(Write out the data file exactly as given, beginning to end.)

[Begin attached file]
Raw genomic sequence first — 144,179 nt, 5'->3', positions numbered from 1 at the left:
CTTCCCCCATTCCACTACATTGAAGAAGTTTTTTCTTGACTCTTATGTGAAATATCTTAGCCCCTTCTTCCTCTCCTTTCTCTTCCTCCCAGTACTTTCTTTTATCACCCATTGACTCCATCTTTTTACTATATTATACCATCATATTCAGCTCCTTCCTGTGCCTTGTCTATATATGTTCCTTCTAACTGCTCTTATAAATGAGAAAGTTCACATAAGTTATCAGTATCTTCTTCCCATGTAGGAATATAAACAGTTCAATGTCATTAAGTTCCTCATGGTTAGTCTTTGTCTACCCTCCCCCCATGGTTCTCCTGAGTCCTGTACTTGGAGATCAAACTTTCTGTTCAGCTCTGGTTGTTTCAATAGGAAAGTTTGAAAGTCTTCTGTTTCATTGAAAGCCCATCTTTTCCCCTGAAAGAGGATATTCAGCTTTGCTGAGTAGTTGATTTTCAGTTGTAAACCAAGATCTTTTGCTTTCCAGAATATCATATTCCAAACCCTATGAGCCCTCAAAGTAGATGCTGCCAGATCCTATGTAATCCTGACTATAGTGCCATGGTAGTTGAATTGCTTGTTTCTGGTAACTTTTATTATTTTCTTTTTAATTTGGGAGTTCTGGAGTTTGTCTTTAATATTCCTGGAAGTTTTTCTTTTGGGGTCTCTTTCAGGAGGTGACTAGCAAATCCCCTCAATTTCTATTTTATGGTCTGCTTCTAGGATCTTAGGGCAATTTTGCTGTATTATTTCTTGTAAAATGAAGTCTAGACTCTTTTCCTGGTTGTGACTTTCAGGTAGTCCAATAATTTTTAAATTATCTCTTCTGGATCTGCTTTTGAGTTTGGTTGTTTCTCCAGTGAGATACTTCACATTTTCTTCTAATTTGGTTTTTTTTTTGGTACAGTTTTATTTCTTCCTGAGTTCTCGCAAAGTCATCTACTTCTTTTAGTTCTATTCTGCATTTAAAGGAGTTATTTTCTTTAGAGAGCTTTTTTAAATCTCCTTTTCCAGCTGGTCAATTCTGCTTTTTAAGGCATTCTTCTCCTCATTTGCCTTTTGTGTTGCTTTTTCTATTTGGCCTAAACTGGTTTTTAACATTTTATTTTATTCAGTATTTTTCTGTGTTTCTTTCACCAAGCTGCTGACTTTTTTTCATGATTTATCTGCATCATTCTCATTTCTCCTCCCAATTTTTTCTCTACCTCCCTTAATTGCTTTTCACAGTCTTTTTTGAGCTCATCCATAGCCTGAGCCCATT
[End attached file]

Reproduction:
Raw genomic sequence first — 144,179 nt, 5'->3', positions numbered from 1 at the left:
CTTCCCCCATTCCACTACATTGAAGAAGTTTTTTCTTGACTCTTATGTGAAATATCTTAGCCCCTTCTTCCTCTCCTTTCTCTTCCTCCCAGTACTTTCTTTTATCACCCATTGACTCCATCTTTTTACTATATTATACCATCATATTCAGCTCCTTCCTGTGCCTTGTCTATATATGTTCCTTCTAACTGCTCTTATAAATGAGAAAGTTCACATAAGTTATCAGTATCTTCTTCCCATGTAGGAATATAAACAGTTCAATGTCATTAAGTTCCTCATGGTTAGTCTTTGTCTACCCTCCCCCCATGGTTCTCCTGAGTCCTGTACTTGGAGATCAAACTTTCTGTTCAGCTCTGGTTGTTTCAATAGGAAAGTTTGAAAGTCTTCTGTTTCATTGAAAGCCCATCTTTTCCCCTGAAAGAGGATATTCAGCTTTGCTGAGTAGTTGATTTTCAGTTGTAAACCAAGATCTTTTGCTTTCCAGAATATCATATTCCAAACCCTATGAGCCCTCAAAGTAGATGCTGCCAGATCCTATGTAATCCTGACTATAGTGCCATGGTAGTTGAATTGCTTGTTTCTGGTAACTTTTATTATTTTCTTTTTAATTTGGGAGTTCTGGAGTTTGTCTTTAATATTCCTGGAAGTTTTTCTTTTGGGGTCTCTTTCAGGAGGTGACTAGCAAATCCCCTCAATTTCTATTTTATGGTCTGCTTCTAGGATCTTAGGGCAATTTTGCTGTATTATTTCTTGTAAAATGAAGTCTAGACTCTTTTCCTGGTTGTGACTTTCAGGTAGTCCAATAATTTTTAAATTATCTCTTCTGGATCTGCTTTTGAGTTTGGTTGTTTCTCCAGTGAGATACTTCACATTTTCTTCTAATTTGGTTTTTTTTTTGGTACAGTTTTATTTCTTCCTGAGTTCTCGCAAAGTCATCTACTTCTTTTAGTTCTATTCTGCATTTAAAGGAGTTATTTTCTTTAGAGAGCTTTTTTAAATCTCCTTTTCCAGCTGGTCAATTCTGCTTTTTAAGGCATTCTTCTCCTCATTTGCCTTTTGTGTTGCTTTTTCTATTTGGCCTAAACTGGTTTTTAACATTTTATTTTATTCAGTATTTTTCTGTGTTTCTTTCACCAAGCTGCTGACTTTTTTTCATGATTTATCTGCATCATTCTCATTTCTCCTCCCAATTTTTTCTCTACCTCCCTTAATTGCTTTTCACAGTCTTTTTTGAGCTCATCCATAGCCTGAGCCCATT